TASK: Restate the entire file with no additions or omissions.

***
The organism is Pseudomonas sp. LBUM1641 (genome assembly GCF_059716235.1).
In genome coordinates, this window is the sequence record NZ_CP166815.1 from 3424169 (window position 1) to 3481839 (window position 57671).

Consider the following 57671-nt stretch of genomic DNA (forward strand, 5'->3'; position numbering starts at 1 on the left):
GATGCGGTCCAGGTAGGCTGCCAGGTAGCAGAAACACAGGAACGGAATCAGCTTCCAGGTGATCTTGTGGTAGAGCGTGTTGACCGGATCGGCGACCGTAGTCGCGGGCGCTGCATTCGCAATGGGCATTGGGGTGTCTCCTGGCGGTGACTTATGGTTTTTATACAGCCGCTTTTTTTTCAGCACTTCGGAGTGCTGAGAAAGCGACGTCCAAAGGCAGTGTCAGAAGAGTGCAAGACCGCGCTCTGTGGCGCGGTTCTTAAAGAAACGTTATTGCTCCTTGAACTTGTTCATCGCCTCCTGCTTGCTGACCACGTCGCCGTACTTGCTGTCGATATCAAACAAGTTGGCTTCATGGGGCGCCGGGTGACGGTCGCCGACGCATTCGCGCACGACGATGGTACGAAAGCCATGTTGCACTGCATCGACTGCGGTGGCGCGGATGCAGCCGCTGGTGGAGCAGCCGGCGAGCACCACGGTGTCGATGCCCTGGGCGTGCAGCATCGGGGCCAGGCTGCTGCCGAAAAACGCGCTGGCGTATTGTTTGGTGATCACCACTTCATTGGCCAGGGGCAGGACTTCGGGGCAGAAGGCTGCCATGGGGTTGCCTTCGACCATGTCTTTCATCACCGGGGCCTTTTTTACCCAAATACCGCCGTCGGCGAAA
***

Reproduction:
The organism is Pseudomonas sp. LBUM1641 (genome assembly GCF_059716235.1).
In genome coordinates, this window is the sequence record NZ_CP166815.1 from 3424169 (window position 1) to 3481839 (window position 57671).

Consider the following 57671-nt stretch of genomic DNA (forward strand, 5'->3'; position numbering starts at 1 on the left):
GATGCGGTCCAGGTAGGCTGCCAGGTAGCAGAAACACAGGAACGGAATCAGCTTCCAGGTGATCTTGTGGTAGAGCGTGTTGACCGGATCGGCGACCGTAGTCGCGGGCGCTGCATTCGCAATGGGCATTGGGGTGTCTCCTGGCGGTGACTTATGGTTTTTATACAGCCGCTTTTTTTTCAGCACTTCGGAGTGCTGAGAAAGCGACGTCCAAAGGCAGTGTCAGAAGAGTGCAAGACCGCGCTCTGTGGCGCGGTTCTTAAAGAAACGTTATTGCTCCTTGAACTTGTTCATCGCCTCCTGCTTGCTGACCACGTCGCCGTACTTGCTGTCGATATCAAACAAGTTGGCTTCATGGGGCGCCGGGTGACGGTCGCCGACGCATTCGCGCACGACGATGGTACGAAAGCCATGTTGCACTGCATCGACTGCGGTGGCGCGGATGCAGCCGCTGGTGGAGCAGCCGGCGAGCACCACGGTGTCGATGCCCTGGGCGTGCAGCATCGGGGCCAGGCTGCTGCCGAAAAACGCGCTGGCGTATTGTTTGGTGATCACCACTTCATTGGCCAGGGGCAGGACTTCGGGGCAGAAGGCTGCCATGGGGTTGCCTTCGACCATGTCTTTCATCACCGGGGCCTTTTTTACCCAAATACCGCCGTCGGCGAAA